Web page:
In 2005 Andy sold his business and retired to spend more time doing astronomy, and had his arm pulled off to join the Herschel Museum in Bath, where he was a financer, committee member and education astronomer. The privilege of working in such a historical environment rubbed off, and access to books and papers has helped the background knowledge on this amazing family. Andy now give talks on the Herschels world wide – USA 2008 (to the Astronomical League of America congress) and the Johannesburg and Cape Town observatories 2009, and an invite to the astronomy league of America in 2017. And many other topics, particularly related to managing expectations for budding astronomers of all levels.
Andy was privileged to be given the Sky at Night Achievement in Amateur Astronomy Award in 2010 for ‘outstanding contributions to advancement and promotion of astronomy’. He worked with the STFC in promoting astronomy in schools, and established background enrichment programmes within schools prior to them taking on GCSE astronomy, and outreach to primary schools and many other groups.
AND; from the ESAS big thanks for him stepping in at the last minute .
5th November 2015 - Greg Smye-Rumsby - Pluto; a planetary system revealed.
Pluto; a planetary system revealed.
1st October 2015 - Melanie Davies FRAS, Space Science Communicator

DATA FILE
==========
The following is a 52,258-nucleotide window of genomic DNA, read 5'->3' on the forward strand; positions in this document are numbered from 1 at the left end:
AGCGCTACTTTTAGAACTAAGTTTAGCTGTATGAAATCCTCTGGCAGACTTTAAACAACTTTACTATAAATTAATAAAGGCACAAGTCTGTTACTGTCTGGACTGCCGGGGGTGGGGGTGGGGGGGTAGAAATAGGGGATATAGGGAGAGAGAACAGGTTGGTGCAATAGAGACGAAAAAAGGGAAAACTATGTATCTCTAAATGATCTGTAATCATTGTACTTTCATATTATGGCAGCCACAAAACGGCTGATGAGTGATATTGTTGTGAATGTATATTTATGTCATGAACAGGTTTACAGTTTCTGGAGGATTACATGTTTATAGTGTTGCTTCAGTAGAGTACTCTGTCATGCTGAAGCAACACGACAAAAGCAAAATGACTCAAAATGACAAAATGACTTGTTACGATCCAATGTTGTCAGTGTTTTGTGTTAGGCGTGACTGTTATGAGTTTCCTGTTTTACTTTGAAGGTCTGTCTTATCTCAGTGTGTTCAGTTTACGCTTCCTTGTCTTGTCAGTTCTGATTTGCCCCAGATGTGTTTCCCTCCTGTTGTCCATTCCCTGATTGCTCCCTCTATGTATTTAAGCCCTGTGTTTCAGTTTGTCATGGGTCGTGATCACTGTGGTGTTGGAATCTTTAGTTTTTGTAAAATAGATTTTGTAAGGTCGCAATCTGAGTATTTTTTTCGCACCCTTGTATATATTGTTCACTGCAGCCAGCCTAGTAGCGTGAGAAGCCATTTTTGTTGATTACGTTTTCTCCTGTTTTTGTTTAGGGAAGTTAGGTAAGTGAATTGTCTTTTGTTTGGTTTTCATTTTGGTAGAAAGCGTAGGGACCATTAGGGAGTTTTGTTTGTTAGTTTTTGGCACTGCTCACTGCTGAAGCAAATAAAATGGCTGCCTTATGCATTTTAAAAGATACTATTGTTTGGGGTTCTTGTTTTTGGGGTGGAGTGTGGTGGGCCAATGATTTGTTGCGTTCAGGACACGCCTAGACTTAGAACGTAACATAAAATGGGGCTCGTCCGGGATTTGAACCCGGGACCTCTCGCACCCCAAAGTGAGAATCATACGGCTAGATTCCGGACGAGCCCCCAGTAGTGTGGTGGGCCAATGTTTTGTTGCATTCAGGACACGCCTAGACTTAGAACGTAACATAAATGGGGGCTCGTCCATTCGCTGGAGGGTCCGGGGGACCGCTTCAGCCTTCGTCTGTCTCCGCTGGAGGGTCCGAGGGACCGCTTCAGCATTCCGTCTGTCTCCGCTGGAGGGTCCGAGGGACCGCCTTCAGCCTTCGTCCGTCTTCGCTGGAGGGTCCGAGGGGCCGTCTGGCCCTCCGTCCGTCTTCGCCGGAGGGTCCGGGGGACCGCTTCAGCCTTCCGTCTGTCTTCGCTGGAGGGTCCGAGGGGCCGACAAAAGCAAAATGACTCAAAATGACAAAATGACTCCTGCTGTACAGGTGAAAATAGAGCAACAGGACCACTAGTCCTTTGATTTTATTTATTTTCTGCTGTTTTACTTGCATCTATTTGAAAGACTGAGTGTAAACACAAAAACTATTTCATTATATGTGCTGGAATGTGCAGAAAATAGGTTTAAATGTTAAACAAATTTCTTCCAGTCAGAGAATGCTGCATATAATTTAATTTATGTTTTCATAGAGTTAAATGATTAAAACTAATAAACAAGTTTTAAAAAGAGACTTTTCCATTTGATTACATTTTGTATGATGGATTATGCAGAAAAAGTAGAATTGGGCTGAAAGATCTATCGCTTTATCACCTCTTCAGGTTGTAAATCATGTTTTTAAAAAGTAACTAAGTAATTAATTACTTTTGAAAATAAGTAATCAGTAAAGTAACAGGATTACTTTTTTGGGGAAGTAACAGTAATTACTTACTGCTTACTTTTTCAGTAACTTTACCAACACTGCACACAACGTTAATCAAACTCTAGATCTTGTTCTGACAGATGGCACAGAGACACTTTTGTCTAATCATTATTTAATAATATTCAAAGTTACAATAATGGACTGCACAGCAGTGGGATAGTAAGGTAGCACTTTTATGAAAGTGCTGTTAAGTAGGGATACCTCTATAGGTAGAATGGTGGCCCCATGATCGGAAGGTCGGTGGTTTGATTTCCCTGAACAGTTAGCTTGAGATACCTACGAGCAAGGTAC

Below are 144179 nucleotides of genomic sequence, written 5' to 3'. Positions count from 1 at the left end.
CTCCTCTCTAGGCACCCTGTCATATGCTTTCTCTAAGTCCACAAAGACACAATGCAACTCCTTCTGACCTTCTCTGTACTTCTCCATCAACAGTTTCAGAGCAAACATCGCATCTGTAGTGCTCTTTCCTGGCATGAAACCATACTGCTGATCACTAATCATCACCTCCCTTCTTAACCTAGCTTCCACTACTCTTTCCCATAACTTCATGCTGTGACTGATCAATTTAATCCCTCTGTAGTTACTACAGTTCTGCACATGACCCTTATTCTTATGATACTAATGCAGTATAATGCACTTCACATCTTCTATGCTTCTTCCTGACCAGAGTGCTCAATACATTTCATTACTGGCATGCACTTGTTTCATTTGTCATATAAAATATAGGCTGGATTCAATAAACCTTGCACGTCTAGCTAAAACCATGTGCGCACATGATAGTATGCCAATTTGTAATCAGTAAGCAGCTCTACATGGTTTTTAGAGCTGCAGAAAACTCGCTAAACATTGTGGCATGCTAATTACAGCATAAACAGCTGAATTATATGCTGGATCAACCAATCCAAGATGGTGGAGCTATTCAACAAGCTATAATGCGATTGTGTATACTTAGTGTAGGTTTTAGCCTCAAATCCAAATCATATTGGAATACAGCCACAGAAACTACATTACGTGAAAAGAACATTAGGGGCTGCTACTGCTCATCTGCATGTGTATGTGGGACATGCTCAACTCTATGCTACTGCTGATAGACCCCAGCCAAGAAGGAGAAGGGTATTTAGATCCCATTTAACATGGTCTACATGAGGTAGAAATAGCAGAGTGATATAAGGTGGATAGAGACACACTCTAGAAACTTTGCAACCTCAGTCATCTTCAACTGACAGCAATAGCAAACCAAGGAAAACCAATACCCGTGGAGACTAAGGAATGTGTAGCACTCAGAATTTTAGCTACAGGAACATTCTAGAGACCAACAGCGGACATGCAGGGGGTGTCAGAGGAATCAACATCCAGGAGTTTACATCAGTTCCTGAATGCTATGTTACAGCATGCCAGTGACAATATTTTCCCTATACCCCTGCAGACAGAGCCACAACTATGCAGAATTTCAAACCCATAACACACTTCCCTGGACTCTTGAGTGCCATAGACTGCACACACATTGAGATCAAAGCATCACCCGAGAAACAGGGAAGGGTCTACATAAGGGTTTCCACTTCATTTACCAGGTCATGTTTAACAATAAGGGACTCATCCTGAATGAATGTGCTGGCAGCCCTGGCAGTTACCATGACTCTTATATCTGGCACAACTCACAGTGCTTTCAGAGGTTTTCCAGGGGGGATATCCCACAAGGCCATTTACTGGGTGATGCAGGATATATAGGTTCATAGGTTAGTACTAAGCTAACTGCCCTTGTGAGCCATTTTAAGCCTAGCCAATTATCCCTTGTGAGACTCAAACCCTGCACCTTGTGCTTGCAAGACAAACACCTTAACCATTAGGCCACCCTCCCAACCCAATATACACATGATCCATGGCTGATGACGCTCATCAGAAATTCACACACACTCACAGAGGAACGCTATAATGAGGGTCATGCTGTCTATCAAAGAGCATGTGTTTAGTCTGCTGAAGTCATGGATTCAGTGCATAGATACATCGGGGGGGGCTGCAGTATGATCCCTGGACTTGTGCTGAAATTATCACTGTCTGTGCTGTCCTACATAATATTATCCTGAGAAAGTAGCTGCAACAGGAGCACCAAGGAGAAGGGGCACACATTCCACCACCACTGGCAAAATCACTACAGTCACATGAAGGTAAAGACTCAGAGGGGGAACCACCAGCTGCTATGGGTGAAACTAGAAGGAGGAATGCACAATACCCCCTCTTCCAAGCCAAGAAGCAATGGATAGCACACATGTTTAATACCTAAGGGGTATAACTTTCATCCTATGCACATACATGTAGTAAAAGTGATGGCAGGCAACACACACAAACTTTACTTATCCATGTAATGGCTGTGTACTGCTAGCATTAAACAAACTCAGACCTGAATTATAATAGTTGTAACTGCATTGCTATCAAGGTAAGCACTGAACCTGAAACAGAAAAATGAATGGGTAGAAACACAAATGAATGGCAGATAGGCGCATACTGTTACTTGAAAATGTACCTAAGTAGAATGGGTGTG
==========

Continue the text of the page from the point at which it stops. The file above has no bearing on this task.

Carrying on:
Talk entitled Titan: A candidate for Evolution
Titan is the largest moon in orbit around Saturn and the second largest moon in the Solar System. It is unique amongst moons, having a substantial atmosphere and Earth-like topographic features. This talk aims to uncover some of its mysteries and to discuss the possibility of life on this curious world.
3rd September 2015 - William Joyce
Our first speaker for 2015/16 is William Joyce, Chartered Physicist & FRAS, a Local Astronomer & Astro Geologist tonight his talk is titled 'Active Galaxies'
With an astrophysics degree, William has worked in space research at Leicester university with Earth remote sensing satellite instruments and in industry in laboratories, space software engineering and later in aerospace systems engineering. William changed career in the mid 2000's and obtained a degree in Earth and Planetary science and followed this with university teaching and astronomy work (and teaching at Herstmonceux observatory). Currently he is studying the Moon for a PhD and gives public talks on astronomy and planetary science.
Also; Sky diary and Society Information.
A 'Short talk by Andy and Zoltan from 365Astronomy: Planetary imaging with ZWO cameras. There will be an opportunity to buy ZWO cameras cameras at a discounted price. Limited time discount for members only.'